At least, that’s what I thought. I don’t buy a lot of organic food, but when I do buy a product stamped with the “USDA Organic” logo, I assume that it’s entirely organic. The truth is, the USDA actually has a list (PDF) of non-organic ingredients that are allowed in products that carry the “organic” label.

Here is a very small sample of some non-organic ingredients and some uses for them:

  1. Fish Oils (dairy, egg, sauces, jam, jelly, snack foods)
  2. Gelatin (yogurt, production of tea and wine, thickening agent)
  3. Orange Shellac (glazing or polishing organic fruits and vegetables)
  4. Enriched Inulin (baking, nutritional bars, yogurt, cereal)
  5. Whey Protein Concentrate (yogurt, protein supplements, baby food)
  6. Carnauba Wax and Wood resin (chewing gum, candy coatings, juice, cosmetics)

The USDA has approved these ingredients (and many others) because the organic food producers that rely on them have filed petitions asking for approval. The petitions usually cite a non-existent or inadequate supply of that ingredient in organic form. In other words, organic food contains 100% organic ingredients when those ingredients are available as organic products.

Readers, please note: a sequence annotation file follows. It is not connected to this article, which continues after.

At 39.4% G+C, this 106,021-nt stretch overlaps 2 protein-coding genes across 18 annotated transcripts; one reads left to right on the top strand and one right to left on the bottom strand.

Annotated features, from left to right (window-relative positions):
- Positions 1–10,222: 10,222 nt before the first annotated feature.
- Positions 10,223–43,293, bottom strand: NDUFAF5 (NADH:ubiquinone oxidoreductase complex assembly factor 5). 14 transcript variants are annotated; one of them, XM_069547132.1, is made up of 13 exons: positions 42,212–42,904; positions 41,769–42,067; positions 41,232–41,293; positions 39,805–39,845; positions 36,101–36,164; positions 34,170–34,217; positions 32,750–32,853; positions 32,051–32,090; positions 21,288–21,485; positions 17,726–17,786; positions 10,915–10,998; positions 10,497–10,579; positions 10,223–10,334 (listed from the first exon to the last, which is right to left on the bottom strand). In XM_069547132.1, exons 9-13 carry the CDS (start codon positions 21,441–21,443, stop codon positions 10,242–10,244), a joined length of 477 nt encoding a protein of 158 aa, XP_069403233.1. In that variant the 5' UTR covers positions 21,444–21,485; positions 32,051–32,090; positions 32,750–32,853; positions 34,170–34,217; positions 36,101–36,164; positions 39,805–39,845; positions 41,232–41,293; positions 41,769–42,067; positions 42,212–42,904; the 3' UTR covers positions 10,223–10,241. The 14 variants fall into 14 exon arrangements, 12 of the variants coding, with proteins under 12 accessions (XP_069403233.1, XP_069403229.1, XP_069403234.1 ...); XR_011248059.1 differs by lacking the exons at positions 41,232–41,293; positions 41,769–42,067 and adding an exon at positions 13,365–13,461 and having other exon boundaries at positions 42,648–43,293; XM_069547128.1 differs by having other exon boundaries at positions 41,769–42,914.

Written By: Chad Upton

Broken Secrets

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Images: USDA,

Sources: The Daily Green, Dragee, International Journal of Biological Sciences, USDA Food List, HFCS

January 21, 2010 at 1:12 am 1 comment